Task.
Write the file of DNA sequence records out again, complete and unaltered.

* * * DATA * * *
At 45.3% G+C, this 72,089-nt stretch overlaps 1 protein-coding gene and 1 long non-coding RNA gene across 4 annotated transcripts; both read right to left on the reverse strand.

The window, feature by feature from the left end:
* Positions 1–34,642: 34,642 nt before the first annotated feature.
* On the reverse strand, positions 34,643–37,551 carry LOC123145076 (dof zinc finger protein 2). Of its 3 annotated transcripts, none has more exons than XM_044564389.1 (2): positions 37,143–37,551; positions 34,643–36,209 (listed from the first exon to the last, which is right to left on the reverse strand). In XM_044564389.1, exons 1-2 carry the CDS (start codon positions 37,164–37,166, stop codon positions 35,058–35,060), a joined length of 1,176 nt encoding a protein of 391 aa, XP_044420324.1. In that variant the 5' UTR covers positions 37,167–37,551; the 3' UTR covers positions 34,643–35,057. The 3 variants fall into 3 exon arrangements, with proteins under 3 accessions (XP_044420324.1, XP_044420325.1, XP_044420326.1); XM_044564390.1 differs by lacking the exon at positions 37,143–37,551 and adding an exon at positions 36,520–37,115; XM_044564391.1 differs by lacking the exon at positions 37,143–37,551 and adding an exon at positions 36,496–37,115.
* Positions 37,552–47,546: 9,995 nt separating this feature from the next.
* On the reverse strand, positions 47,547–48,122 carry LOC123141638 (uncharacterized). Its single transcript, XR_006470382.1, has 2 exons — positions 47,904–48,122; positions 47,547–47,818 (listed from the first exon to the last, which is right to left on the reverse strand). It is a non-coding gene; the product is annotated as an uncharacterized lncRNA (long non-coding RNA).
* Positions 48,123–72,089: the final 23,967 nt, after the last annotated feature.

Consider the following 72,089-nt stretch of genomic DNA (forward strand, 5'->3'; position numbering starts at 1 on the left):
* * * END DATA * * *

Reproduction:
At 45.3% G+C, this 72,089-nt stretch overlaps 1 protein-coding gene and 1 long non-coding RNA gene across 4 annotated transcripts; both read right to left on the reverse strand.

The window, feature by feature from the left end:
* Positions 1–34,642: 34,642 nt before the first annotated feature.
* On the reverse strand, positions 34,643–37,551 carry LOC123145076 (dof zinc finger protein 2). Of its 3 annotated transcripts, none has more exons than XM_044564389.1 (2): positions 37,143–37,551; positions 34,643–36,209 (listed from the first exon to the last, which is right to left on the reverse strand). In XM_044564389.1, exons 1-2 carry the CDS (start codon positions 37,164–37,166, stop codon positions 35,058–35,060), a joined length of 1,176 nt encoding a protein of 391 aa, XP_044420324.1. In that variant the 5' UTR covers positions 37,167–37,551; the 3' UTR covers positions 34,643–35,057. The 3 variants fall into 3 exon arrangements, with proteins under 3 accessions (XP_044420324.1, XP_044420325.1, XP_044420326.1); XM_044564390.1 differs by lacking the exon at positions 37,143–37,551 and adding an exon at positions 36,520–37,115; XM_044564391.1 differs by lacking the exon at positions 37,143–37,551 and adding an exon at positions 36,496–37,115.
* Positions 37,552–47,546: 9,995 nt separating this feature from the next.
* On the reverse strand, positions 47,547–48,122 carry LOC123141638 (uncharacterized). Its single transcript, XR_006470382.1, has 2 exons — positions 47,904–48,122; positions 47,547–47,818 (listed from the first exon to the last, which is right to left on the reverse strand). It is a non-coding gene; the product is annotated as an uncharacterized lncRNA (long non-coding RNA).
* Positions 48,123–72,089: the final 23,967 nt, after the last annotated feature.

Consider the following 72,089-nt stretch of genomic DNA (forward strand, 5'->3'; position numbering starts at 1 on the left):